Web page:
RICHMOND, Va. — They can’t drive a tractor or milk the cows, but native pollinators put in a hard day’s work on Virginia farms.
Native bees, butterflies, beetles, ants and flies are the stars of National Pollinator Week, June 22-28. The U.S. Senate unanimously approved the designation of National Pollinator Week in 2007 to help address the issue of declining pollinator populations. The observance has since grown into an international celebration by the nonprofit Pollinator Partnership.
According to the organization’s website, inadequate crop pollination will reduce yields; result in inferior food flavor; produce smaller, misshapen fruits with fewer seeds; slow fruit maturation; increase the potential for crop disease; and ultimately hurt a farmer’s bottom line. Pollinators are responsible for $20 billion of U.S. products annually. It is estimated that these native insects can provide up to 30% of pollination needs, but pollinators and their habitats are declining.
However, farmers can increase the numbers of pollinators on their land with practices like planting cover crops that offer nutrition and habitats for bees.
Information on the website said farmers who implement programs for improving pollinator habitat may be qualified for financial support through a local extension offices or soil and water conservation districts.
Henrico County beekeepers Matthew and Brandy Stargell of Stargell’s Apiaries provide pollination services for farms near and far.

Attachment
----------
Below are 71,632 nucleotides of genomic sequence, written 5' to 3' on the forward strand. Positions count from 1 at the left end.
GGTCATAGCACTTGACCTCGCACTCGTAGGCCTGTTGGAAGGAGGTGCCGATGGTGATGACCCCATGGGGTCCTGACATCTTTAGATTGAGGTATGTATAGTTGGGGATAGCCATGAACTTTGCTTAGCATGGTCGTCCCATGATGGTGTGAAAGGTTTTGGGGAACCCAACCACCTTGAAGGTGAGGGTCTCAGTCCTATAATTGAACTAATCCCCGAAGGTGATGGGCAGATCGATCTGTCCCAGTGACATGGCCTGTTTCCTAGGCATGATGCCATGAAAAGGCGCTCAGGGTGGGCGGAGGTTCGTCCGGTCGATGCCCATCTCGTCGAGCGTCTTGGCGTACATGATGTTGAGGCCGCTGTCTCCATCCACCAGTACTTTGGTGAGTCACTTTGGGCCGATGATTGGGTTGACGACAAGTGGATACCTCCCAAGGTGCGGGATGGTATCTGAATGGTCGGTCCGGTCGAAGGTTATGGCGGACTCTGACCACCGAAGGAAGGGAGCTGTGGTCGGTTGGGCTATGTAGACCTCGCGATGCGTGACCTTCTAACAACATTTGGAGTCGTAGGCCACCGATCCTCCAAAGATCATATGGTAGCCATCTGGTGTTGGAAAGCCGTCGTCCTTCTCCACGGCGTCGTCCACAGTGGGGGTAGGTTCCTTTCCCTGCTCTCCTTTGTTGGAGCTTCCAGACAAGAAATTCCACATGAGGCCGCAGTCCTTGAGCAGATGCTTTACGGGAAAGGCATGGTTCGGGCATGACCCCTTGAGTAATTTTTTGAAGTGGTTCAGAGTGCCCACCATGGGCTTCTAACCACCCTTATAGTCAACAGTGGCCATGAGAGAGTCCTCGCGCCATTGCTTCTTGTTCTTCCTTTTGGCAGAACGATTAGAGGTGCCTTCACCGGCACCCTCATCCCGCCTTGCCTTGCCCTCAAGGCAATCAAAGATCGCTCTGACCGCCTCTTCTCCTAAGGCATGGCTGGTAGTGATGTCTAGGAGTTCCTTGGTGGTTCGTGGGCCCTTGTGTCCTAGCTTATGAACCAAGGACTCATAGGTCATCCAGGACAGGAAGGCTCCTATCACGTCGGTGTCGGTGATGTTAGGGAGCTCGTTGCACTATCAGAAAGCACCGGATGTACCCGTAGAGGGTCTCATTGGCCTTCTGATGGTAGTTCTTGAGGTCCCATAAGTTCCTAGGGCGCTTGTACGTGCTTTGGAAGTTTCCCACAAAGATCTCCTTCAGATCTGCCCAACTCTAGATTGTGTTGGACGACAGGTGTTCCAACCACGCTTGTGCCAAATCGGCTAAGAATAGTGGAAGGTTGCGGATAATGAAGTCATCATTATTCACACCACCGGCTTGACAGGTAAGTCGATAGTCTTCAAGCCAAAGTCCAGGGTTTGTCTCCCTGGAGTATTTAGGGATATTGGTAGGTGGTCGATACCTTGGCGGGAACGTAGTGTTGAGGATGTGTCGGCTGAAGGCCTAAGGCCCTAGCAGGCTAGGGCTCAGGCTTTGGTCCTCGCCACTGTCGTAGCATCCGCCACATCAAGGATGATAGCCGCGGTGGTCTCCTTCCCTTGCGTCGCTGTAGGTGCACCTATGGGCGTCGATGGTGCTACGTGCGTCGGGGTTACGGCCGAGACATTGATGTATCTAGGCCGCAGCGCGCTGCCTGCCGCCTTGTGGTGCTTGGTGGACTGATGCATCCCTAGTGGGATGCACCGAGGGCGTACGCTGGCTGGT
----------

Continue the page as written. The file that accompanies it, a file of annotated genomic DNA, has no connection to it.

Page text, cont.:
“We have farmers reach out to us for pollinating everything from berries to vine crops, apples, flowers—you name it,” noted Brandy Stargell, who also works as a Virginia Farm Bureau member service specialist. “Our bees travel up and down the East Coast pollinating various crops.”
Home gardeners also can enhance pollinator-friendly features on their property. Virginia Witmer, outreach coordinator for the Virginia Coastal Zone Management Program at the Virginia Department of Environmental Quality, pointed to informative online resources like PlantVirginiaNatives.org. Colorful regional native plant guides highlight species of flowering perennials, ferns, vines, grasses, shrubs and trees that attract pollinators.
“Our message is that every space, no matter how small, matters,” Witmer said. “And that every yard helps create a habitat corridor in our communities for pollinators and other wildlife.”
Witmer added that PlantVirginiaNatives.org links to many resources, including nwf.org/NativePlantFinder, which offers ZIP code-specific lists of native plants ranked by the number of butterflies and moths that use them as caterpillar host plants.
–Virginia Farm Bureau